What is business storytelling?
The word “story” is used today to refer to just about any kind of content, but a story is more than just an anecdote, and the respect with which storytelling is treated in Hollywood and on Broadway — where it can make or break careers — is slowly transferring to the corporate world. Business leaders need to spend more time watching films and reading thrillers if they want to use stories to connect with customers. That’s because storytelling is the critical skill used by playwrights, screenwriters and novelists.
Almost a decade after Steve Jobs’s death, it’s clear that he was a unique hybrid of commercial and artistic talent, with storytelling instincts developed at Pixar as well as marketing brilliance perfected at Apple. Steve Jobs is a hard act to follow, however, and it’s now clear that Apple is no longer the narrative leader in technology. That position is vacant.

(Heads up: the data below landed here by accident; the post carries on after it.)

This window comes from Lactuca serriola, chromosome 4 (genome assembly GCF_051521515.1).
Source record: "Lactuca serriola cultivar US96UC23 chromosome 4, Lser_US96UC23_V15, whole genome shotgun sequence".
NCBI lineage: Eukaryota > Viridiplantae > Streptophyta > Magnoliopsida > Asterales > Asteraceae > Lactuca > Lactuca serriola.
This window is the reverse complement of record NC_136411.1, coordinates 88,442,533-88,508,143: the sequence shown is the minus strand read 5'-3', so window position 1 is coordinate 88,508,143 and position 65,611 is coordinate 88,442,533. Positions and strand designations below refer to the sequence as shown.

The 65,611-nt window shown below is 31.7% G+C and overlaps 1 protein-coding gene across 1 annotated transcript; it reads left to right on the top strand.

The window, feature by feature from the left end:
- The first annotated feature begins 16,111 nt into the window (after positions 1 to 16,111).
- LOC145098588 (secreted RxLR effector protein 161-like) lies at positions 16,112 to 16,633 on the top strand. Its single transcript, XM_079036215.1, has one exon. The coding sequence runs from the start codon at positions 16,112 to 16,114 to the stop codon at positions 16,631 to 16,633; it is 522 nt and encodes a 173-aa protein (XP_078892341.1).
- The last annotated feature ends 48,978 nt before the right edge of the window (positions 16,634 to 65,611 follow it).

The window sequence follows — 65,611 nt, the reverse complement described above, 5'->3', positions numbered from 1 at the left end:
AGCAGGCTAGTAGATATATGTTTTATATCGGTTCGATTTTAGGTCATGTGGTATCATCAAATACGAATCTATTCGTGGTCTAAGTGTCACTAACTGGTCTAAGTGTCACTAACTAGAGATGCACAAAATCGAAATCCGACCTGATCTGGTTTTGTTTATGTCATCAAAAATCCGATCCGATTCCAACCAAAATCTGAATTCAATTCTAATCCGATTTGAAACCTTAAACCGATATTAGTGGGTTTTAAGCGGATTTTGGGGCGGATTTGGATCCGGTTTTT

Storytelling is also being driven in business by the ever-shrinking human attention span. It’s an average eight seconds now, and that doesn’t help with understanding a rhetorical argument. Rhetoric and drama are two forms of communication from ancient Greece, but the Greeks always prioritized the art of dramatic narrative. The very first thing they built in any new city was not a temple or an agora, places of rhetoric, but the theatre — literally, “a place of seeing”. Theatre showed; it didn’t tell. And the Greeks started there because with that showing, they bonded and created a deeper sense of identity.
Rhetoric establishes your authority to speak, presents your logical argument and then supports it with proof. That’s the way we’ve always done business, and it’s even the way we apply for our jobs. But story is replacing expertise with empathy. It’s substituting suspense for logic. And it’s displacing proof by delivering surprise.
Empathy. Suspense. Surprise. That’s the source code of all great storytelling.
Story is replacing expertise with empathy